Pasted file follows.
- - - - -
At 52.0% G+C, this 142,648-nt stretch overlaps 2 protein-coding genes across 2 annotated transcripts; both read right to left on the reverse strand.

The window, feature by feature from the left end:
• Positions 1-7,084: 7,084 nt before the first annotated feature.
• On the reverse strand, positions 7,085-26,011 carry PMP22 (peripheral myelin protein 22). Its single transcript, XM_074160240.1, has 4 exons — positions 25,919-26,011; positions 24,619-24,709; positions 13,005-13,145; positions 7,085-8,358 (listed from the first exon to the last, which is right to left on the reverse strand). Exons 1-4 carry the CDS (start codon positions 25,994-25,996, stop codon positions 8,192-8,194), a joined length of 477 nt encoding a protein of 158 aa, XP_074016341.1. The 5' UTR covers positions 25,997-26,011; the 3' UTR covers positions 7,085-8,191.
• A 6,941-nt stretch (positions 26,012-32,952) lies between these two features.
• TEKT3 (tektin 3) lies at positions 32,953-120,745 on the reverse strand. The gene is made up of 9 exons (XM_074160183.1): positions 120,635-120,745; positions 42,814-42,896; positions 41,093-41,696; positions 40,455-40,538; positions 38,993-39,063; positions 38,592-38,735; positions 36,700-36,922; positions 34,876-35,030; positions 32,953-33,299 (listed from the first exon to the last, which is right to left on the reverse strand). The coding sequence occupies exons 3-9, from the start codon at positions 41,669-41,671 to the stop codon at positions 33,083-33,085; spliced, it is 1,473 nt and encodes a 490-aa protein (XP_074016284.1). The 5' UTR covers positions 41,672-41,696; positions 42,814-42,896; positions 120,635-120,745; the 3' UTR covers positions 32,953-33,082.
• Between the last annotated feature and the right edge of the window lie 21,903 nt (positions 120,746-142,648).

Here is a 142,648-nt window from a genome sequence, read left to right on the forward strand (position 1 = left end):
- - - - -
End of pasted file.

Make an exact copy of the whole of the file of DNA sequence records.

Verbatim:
At 52.0% G+C, this 142,648-nt stretch overlaps 2 protein-coding genes across 2 annotated transcripts; both read right to left on the reverse strand.

The window, feature by feature from the left end:
• Positions 1-7,084: 7,084 nt before the first annotated feature.
• On the reverse strand, positions 7,085-26,011 carry PMP22 (peripheral myelin protein 22). Its single transcript, XM_074160240.1, has 4 exons — positions 25,919-26,011; positions 24,619-24,709; positions 13,005-13,145; positions 7,085-8,358 (listed from the first exon to the last, which is right to left on the reverse strand). Exons 1-4 carry the CDS (start codon positions 25,994-25,996, stop codon positions 8,192-8,194), a joined length of 477 nt encoding a protein of 158 aa, XP_074016341.1. The 5' UTR covers positions 25,997-26,011; the 3' UTR covers positions 7,085-8,191.
• A 6,941-nt stretch (positions 26,012-32,952) lies between these two features.
• TEKT3 (tektin 3) lies at positions 32,953-120,745 on the reverse strand. The gene is made up of 9 exons (XM_074160183.1): positions 120,635-120,745; positions 42,814-42,896; positions 41,093-41,696; positions 40,455-40,538; positions 38,993-39,063; positions 38,592-38,735; positions 36,700-36,922; positions 34,876-35,030; positions 32,953-33,299 (listed from the first exon to the last, which is right to left on the reverse strand). The coding sequence occupies exons 3-9, from the start codon at positions 41,669-41,671 to the stop codon at positions 33,083-33,085; spliced, it is 1,473 nt and encodes a 490-aa protein (XP_074016284.1). The 5' UTR covers positions 41,672-41,696; positions 42,814-42,896; positions 120,635-120,745; the 3' UTR covers positions 32,953-33,082.
• Between the last annotated feature and the right edge of the window lie 21,903 nt (positions 120,746-142,648).

Here is a 142,648-nt window from a genome sequence, read left to right on the forward strand (position 1 = left end):